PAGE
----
Sackett’s Guide to Visiting Sydney – Part 1

First, let me say, I’m VERY American. This means I like all my American comforts and stuff.  This will help put this post into perspective when you read it.  I recently got a chance to visit Sydney, AUS to speak at HR Tech Fest 2015.  It’s a great HR Tech conference based in Sydney, with great HR and Talent Pros from Australia and New Zealand.

My wife and I stayed for a week after the conference, because if you’re going to make that 14-hour flight from the states, you really need to stay a while. A week wasn’t long enough, but The Sackett’s kill vacations, so we get a lot done in a week.

I read a bunch about visiting Sydney before we went, but it never seems to tell you the really important stuff. Stuff that will cause an American to be uncomfortable, or slightly put off our normal routine while leaving our great country! So, I wanted to share some real tips for anyone traveling to Sydney from America.

Tim’s Tips to visiting Sydney:

Soda or Pop (Coke, Pepsi, etc.) seems to be hated by Australians.  Soda is super expensive in Sydney. Like $3-5 for a 12 oz can. Plus, you get very limited options. Most places only had Coke, Diet Coke, Coke Zero or Pepsi Max. That’s it! If you searched you could find Diet Dr. Pepper and Mt. Dew, and a few local sodas, but it’s clear that soda drinking is not something Australians are really into.  Also, no free refills at restaurants! So, you pay $4 for a small glass of Coke, which won’t come close to quenching your thirst or getting you to the finish of your meal! As you can imagine this was a major problem for me! In some bars we went to (during happy hour) the beer was the same price as pop!

Bar and grill type restaurants are everywhere in Sydney, and most have the same exact type of menu: Burgers, which they use as a ‘title’, chicken sandwiches are also called ‘burgers’. Pizza, thin crust, fresh mozzarella, almost no place had pepperoni. Steaks, which were wonderful everywhere we went (great beef in Australia). Some kind of seafood, also very good and fresh in Sydney!  Almost no Mexican food is available, it’s rare. Asian restaurants are everywhere and in all kinds (Chinese, Japanese, Malaysian, Korean, etc.).

Food is extremely expensive in Sydney. Restaurants, stores, etc. doesn’t matter. Plan on spending a ton to feed yourself. Also, portions are much smaller in Australia then in America. The one thing that was similar in portion size and value was the Fish and Chips, which you can get everywhere, and always good!

Customer service. People in Australia are extremely friendly, but they have a different attitude towards customer service. Which is basically, help yourself! There is very little tipping in Australia, and wait staff gets paid like $18-20/hr. Not having to rely on tips to get paid makes them indifferent to really waiting on you! Most bar and grill restaurants you have to go up to the bar and order your own food. If you come in and sit at a table, you will sit there forever and no one will come ask if you want something!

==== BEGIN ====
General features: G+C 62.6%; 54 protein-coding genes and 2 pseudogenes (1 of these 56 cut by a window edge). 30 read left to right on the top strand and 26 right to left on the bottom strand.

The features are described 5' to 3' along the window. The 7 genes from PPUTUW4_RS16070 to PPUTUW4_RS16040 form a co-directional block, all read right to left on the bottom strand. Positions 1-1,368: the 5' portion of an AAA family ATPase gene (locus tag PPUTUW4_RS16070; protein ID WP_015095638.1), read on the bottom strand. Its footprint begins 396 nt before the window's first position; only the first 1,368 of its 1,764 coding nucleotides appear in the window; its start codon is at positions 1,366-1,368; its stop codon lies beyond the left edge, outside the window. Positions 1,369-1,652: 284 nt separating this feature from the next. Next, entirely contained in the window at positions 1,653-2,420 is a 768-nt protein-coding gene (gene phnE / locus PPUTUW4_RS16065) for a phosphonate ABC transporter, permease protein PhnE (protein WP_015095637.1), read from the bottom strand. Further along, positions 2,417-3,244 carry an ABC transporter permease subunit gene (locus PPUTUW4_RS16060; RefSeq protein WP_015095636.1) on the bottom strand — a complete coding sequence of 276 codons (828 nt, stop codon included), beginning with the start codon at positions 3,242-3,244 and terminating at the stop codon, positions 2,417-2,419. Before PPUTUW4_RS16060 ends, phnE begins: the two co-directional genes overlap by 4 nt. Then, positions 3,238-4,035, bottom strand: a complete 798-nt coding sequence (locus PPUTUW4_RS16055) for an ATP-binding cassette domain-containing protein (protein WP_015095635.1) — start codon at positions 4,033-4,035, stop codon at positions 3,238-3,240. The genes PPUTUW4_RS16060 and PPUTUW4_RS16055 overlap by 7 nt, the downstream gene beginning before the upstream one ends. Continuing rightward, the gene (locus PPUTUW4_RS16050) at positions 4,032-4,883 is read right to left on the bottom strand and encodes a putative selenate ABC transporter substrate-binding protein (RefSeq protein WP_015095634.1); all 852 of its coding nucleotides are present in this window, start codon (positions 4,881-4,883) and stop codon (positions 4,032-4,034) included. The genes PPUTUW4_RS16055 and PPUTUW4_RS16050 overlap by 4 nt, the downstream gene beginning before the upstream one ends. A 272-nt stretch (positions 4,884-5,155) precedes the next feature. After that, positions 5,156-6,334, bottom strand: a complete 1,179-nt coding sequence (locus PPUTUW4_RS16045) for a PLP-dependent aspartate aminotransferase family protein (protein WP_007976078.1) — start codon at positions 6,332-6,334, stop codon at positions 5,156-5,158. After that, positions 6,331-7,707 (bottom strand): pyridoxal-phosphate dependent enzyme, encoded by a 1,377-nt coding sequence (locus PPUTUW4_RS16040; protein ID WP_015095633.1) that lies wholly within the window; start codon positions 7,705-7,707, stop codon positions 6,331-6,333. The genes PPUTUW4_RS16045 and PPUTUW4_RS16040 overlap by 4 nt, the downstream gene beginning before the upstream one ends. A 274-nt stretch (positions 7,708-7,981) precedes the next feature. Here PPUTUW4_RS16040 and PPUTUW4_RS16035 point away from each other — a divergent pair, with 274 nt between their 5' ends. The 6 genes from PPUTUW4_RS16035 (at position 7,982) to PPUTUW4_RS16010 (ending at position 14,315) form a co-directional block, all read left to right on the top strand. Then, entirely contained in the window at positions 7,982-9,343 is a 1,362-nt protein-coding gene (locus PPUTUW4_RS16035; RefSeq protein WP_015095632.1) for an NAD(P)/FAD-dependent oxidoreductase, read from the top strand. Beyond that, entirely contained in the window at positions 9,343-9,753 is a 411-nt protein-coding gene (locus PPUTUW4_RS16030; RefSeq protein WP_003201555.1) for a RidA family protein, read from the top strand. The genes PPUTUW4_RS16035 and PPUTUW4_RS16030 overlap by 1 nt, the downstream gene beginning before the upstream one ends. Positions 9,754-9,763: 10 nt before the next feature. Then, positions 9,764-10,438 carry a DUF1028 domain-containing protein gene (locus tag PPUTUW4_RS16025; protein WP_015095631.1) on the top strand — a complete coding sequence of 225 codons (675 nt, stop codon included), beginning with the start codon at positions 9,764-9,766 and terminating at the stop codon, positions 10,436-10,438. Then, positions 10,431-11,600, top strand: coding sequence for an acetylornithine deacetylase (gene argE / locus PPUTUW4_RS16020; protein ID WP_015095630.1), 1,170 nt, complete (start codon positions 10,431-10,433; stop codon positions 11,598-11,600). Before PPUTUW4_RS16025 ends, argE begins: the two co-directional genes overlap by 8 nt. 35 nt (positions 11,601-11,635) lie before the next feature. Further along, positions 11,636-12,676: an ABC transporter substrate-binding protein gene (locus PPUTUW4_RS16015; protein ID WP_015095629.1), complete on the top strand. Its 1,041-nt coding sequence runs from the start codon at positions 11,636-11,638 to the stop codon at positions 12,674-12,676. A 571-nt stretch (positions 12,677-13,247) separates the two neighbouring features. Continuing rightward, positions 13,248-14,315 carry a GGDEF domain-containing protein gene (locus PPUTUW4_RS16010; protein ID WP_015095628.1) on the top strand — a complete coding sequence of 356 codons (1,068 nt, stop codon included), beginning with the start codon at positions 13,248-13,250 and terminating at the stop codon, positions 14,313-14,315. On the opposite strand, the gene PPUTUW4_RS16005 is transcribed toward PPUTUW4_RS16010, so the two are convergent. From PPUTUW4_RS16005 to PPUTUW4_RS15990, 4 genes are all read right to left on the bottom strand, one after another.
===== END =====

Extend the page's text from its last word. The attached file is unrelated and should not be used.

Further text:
Take Away (takeout) – you will get asked at every eating place if you want to ‘take away’, which means you just want to take your food and leave, not eat at the restaurant. I think this is done because they don’t really want to wait on you! Most locals seemed to take away. The foreigners were the only ones you really wanted full service!

Television is Australia is weird. First, there news broadcasts are very global. Also, there news hosts actually give their opinion! Sometimes very strong opinion. In the states we just hire models with no opinion to give us our news. Australians love American TV, but it’s not on the networks you think it should be. An NBC show in the states might be shown on ABC or Fox in Sydney, but still have the NBC logo! Also, they will bundle a bunch of reality shows on different networks in the states on one network in Sydney. Plus, they’ll show ‘new’ shows that probably played a few years ago in the states, but also mix in new shows as well.

There are almost no African or African-American people in Sydney! Like strangely absent! In a week I literally saw 4 ‘black’ people in a city of millions! It was a bit unsettling. This is also weird since it seemed like Australians were really into HipHop culture.  You heard the music and fashion everywhere, just no black faces. I never did figure this out. But plan on not seeing black people, but seeing Asians and Indians who have Australian accents, not their own countries. This will throw you as well. 

Part 2 tomorrow

5 thoughts on “Sackett’s Guide to Visiting Sydney – Part 1

  1. Love it – I’m a PA girl living in Sydney and each of your points resonate. Maybe you weren’t here long enough to notice your sweet tooth – but Reese’s and Sour Patch Kids have only recently caught on (thank god!) And the Mexican Food Movement is also thankfully growing. #loveyourwork

  2. I’m cracking up. There are no African-American people in Australia because it’s Australia, not America. They would be African-Australian.

    Seems clunky and slightly racist to type that.

    But you’re right — Africa and Australia are far apart, and most of the “black” people are Aborigines (indigenous people). Lots of immigrants from Asia, though, even though it’s still pretty far away. We had delicious Chinese and Thai food in Sydney.

  3. I visited Sydney in 1994 when I was in the Navy. These were some of the things that I experienced as well. However, if I were to live anywhere else in the world besides America (and I wouldn’t) Sydney would be it.

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